Generally speaking, as we learned in Massekhet Makkot, punishments meted out by Jewish courts were given only when the perpetrator committed an act forbidden by the Torah. If, however, the person neglected to perform a positive commandment, the Torah does not punish him in any way (although the Sages enacted punishments whose aim was to encourage performance of positive mitzvot). Similarly, negative commandments that do not involve forbidden actions – referred to in the Gemara as lav she-ein bo ma’aseh – are not punishable, since there was no forbidden action that was done.
Where do false oaths fit in? Since an oath usually involves speech with no action, is it considered to be a lav she-ein bo ma’aseh, or, perhaps, the act of speaking is considered significant?
On today’s daf Rabbi Yehuda is brought quoting Rabbi Yosei HaGelili as teaching that there are three exceptions to the rule of no punishment for a lav she-ein bo ma’aseh. The three exceptions are nishba (taking a false oath), meimar (announcing one’s intent to switch one consecrated animal for another) u’mekalel et ḥaveiro ba-shem (cursing one’s fellow while invoking the name of God).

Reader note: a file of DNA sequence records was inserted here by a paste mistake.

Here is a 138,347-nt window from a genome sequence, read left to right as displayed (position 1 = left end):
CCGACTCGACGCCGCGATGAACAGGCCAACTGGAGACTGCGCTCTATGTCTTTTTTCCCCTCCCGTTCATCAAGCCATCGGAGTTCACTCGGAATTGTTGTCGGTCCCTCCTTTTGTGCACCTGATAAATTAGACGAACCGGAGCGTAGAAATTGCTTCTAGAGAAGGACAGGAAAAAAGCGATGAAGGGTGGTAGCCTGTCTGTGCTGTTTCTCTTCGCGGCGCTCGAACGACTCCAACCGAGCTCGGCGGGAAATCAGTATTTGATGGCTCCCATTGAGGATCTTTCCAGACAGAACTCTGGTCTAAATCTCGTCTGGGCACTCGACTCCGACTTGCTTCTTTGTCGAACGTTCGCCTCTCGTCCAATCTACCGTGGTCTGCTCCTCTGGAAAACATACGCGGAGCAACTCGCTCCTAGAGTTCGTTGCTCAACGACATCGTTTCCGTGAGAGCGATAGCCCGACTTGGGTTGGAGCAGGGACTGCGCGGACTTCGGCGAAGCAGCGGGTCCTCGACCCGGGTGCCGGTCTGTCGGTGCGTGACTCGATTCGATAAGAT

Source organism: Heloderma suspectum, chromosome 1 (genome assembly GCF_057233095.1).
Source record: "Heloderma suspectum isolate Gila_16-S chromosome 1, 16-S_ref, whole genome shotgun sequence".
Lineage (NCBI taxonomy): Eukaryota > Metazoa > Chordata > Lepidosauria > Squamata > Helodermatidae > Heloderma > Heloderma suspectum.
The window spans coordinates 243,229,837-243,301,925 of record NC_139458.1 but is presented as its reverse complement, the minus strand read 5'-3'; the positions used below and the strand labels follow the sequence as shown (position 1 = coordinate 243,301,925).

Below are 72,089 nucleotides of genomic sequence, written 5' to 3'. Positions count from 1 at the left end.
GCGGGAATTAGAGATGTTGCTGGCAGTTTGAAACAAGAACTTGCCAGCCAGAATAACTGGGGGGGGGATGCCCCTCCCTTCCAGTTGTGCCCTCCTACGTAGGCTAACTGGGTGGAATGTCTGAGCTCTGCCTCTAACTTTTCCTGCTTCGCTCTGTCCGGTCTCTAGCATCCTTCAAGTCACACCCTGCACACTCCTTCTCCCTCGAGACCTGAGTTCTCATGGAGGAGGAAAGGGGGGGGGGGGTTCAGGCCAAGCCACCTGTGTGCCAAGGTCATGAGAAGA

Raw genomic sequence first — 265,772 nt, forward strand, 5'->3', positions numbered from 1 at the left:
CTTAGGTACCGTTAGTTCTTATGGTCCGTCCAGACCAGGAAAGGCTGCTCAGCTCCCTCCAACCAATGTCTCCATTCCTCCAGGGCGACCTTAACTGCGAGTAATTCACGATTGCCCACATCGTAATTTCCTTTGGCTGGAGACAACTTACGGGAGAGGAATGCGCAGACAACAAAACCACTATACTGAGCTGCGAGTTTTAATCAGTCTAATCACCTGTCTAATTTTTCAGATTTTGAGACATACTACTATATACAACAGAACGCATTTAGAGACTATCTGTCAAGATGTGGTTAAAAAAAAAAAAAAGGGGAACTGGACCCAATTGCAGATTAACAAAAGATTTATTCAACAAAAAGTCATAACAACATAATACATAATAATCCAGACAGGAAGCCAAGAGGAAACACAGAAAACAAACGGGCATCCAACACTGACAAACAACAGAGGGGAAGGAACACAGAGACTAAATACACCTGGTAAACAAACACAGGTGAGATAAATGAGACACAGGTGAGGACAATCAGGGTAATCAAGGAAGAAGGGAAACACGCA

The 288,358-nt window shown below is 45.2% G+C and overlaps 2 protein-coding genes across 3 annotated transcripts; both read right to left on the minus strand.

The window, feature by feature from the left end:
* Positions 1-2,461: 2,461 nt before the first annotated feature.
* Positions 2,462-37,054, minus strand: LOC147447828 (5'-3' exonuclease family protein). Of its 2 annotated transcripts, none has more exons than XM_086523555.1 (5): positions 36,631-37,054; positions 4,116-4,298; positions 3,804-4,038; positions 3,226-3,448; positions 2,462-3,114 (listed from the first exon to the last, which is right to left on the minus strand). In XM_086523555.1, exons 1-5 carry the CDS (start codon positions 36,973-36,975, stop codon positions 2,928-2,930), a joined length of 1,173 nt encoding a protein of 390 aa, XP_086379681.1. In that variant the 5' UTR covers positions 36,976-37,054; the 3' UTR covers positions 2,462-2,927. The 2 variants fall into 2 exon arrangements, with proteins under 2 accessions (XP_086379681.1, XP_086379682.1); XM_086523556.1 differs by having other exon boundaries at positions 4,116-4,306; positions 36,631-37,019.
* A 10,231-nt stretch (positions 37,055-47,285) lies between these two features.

It appears, somewhat counter-intuitively, that the Gemara does not consider speech to be an action, yet nevertheless, these types of speech are presented by the Torah as exceptions to the rule and malkot (lashes) will be given to someone who transgresses them.
In explaining the unique punishment of malkot for a false oath, Rabbi Yoḥanan quotes Rabbi Shimon bar Yoḥai as teaching that the source is the passage in the Ten Commandments where we find that God will offer no atonement for someone who takes his name in vain (see Shemot 20:6). From this they infer that while there is no heavenly atonement offered, atonement can be made by means of punishment meted out by the courts.
Tosafot point out that there are other examples of speech for which punishment is given, e.g. eidim zomemin (witnesses that are found to be testifying falsely since they were not at the scene that they describe) or motzi shem ra (someone who falsely accuses his wife of premarital infidelity), and explain that in those cases the Torah itself clearly states the punishments associated with those statements.